Labour Force Survey, January 2019
The number of people employed grew by 67,000 in January, mostly among youth aged 15 to 24 and in the services-producing industries. The unemployment rate increased 0.2 percentage points to 5.8% as more people looked for work.
On a year-over-year basis, total employment was up 327,000 or 1.8%, reflecting increases in both full-time (+166,000) and part-time (+162,000) work. Over the same period, total hours worked were up 1.2%.
To explore the most recent results of the Labour Force Survey in an interactive format, visit the Labour Force Survey in brief: Interactive app.
Employment rose in six provinces, led by Ontario and Quebec. At the same time, employment declined in Alberta and Saskatchewan, while it was little changed in British Columbia and Prince Edward Island.
The number of people working in services-producing industries increased, led by wholesale and retail trade; professional, scientific and technical services; and public administration. At the same time, the number of workers in goods-producing industries decreased, most notably in agriculture.
Overall employment gains were entirely driven by private sector employees, while the number of self-employed decreased and the number of public sector employees was little changed.
Employment increased for both young women and men aged 15 to 24, as well as for men aged 55 and over. At the same time, employment was down for women aged 55 and over.
Overall employment increase driven by Ontario
In Ontario, the number of people employed rose by 41,000 in January, the result of an increase in full-time work. At the same time, more people looked for work (+31,000), pushing the unemployment rate up 0.3 percentage points to 5.7%. In the 12 months to January, employment in the province grew by 2.4% or 170,000.
Employment was up 16,000 in Quebec in January, driven by younger workers. The unemployment rate in the province was little changed at 5.4%. In the 12 months to January, employment in Quebec rose by 0.9% or 38,000.
In Nova Scotia, employment increased by 6,100 compared with December 2018. The unemployment rate was little changed at 6.9%. Compared with 12 months earlier, employment in the province increased by 2.6% or 12,000, mainly the result of more full-time work.
Employment increased by 4,800 in Newfoundland and Labrador in January and the unemployment rate was little changed at 11.4%.
In Manitoba, employment was up 4,400 compared with December 2018. The unemployment rate in the province declined 0.5 percentage points to 5.5%, as fewer people looked for work.
Employment rose by 3,600 in New Brunswick, while the unemployment rate in the province was little changed at 8.2%.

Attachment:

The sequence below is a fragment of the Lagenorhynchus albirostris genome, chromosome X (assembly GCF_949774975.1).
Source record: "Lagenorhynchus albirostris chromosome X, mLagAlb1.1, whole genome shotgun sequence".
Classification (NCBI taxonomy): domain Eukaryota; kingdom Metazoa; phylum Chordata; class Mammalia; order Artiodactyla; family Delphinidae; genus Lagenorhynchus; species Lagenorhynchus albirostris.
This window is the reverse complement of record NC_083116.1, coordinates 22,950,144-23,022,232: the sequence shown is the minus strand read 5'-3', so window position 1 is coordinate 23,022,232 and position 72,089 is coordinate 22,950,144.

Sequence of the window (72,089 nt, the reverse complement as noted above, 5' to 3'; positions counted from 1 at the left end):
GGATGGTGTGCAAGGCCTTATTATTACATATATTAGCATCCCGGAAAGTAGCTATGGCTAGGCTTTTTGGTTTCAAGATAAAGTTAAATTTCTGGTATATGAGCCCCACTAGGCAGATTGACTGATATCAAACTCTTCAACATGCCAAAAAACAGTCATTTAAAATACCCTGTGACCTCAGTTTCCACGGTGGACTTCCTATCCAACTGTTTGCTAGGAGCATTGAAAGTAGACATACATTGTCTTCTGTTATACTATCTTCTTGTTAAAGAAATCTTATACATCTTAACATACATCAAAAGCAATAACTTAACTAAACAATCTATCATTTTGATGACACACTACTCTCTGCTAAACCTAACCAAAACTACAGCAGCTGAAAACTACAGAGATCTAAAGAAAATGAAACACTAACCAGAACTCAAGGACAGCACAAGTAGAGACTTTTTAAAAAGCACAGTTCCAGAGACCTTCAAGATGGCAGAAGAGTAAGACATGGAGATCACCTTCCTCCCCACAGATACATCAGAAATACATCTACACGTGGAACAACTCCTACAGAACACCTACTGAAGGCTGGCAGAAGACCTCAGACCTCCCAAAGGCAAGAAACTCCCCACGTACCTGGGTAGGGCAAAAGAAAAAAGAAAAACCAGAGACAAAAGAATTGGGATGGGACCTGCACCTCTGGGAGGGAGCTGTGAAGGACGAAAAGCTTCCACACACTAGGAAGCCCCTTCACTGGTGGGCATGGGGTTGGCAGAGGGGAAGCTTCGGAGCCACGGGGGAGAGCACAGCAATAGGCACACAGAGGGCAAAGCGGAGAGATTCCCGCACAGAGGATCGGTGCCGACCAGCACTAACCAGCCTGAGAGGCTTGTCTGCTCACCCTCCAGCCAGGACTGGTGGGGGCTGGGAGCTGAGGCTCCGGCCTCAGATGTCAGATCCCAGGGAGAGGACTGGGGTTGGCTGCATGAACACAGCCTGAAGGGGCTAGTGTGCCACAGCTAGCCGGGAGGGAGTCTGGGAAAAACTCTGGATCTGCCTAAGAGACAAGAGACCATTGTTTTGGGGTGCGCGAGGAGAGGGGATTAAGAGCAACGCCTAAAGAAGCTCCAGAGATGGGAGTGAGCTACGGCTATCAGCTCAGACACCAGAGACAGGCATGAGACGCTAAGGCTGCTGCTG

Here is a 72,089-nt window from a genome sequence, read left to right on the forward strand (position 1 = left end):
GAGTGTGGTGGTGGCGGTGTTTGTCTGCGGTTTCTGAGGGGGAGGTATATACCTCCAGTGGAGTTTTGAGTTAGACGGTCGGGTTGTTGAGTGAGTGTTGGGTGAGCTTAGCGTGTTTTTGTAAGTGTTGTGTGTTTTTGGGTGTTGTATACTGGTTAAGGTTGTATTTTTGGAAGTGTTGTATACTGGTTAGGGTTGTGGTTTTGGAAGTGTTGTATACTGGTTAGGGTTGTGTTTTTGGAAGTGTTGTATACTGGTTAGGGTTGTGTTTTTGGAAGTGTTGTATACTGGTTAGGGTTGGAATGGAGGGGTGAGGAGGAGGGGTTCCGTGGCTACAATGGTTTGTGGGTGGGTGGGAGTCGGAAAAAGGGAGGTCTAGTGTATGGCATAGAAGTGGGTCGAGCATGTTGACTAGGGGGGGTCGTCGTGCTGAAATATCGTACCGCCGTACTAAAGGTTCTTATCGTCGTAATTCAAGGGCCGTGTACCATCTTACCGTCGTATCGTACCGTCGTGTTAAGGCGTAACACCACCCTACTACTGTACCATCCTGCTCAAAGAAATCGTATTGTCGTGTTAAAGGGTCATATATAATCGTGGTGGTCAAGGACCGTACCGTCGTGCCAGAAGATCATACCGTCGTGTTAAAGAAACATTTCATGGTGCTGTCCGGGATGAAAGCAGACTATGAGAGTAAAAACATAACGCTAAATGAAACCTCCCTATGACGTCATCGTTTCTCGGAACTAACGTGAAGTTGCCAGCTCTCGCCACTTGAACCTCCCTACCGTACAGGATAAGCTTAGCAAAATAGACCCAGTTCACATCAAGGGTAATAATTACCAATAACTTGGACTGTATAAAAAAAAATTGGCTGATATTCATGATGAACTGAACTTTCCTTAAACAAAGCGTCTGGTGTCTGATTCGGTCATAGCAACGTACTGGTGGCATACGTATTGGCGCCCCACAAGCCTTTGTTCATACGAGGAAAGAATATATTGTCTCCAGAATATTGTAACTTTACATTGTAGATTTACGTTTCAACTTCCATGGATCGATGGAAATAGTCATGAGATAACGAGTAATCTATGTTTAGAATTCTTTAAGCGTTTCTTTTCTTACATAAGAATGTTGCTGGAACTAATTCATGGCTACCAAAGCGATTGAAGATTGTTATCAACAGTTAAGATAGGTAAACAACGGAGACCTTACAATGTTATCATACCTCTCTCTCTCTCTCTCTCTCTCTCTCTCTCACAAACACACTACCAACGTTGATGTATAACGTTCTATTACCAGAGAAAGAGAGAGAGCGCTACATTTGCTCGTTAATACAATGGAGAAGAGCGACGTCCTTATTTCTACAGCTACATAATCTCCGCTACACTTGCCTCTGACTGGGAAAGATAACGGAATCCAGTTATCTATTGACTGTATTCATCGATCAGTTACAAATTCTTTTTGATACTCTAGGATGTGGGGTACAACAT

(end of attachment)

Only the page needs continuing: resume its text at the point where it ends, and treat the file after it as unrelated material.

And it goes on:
In contrast, employment in Alberta declined for the second consecutive month, down 16,000 in January. Unemployment in the province was up 9,500 and the unemployment rate increased 0.4 percentage points to 6.8%. On a year-over-year basis, employment in Alberta was little changed.
In Saskatchewan, the number of employed people decreased by 2,800 and the unemployment rate was little changed at 5.5%.
Labour Force Survey in brief: Interactive app
The product "Labour Force Survey in brief: Interactive app" is now available.
This interactive visualization application provides seasonally adjusted estimates available by province, sex, age group and industry. Historical estimates going back five years are also included for monthly employment changes and unemployment rates. The interactive application allows users to quickly and easily explore and personalize the information presented. Combine multiple provinces, sexes and age groups to create your own labour market domains of interest.
In January, overall employment growth was entirely driven by services-producing industries (+99,000).
Compared with December, employment in wholesale and retail trade increased by 34,000 in January, led by Ontario, Alberta and British Columbia. On a year-over-year basis, national employment was little changed in the industry.
In professional, scientific and technical services, employment rose by 29,000 in January. Most of the increase was in Quebec and Ontario. In the 12 months to January, employment at the national level in the industry increased by 5.0% or 72,000.
Employment in public administration increased by 21,000, led by gains in Ontario and Quebec. Year over year, employment in the industry was up 2.9% or 27,000.
Among the services-producing industries, only accommodation and food services saw a notable employment decline (-15,000). Compared with January 2018, employment in accommodation and food services was little changed.
Employment in the goods-producing industries decreased by 32,000 compared with December, most notably in agriculture (-8,900). On a year-over-year basis, employment in the goods-producing industries was virtually unchanged.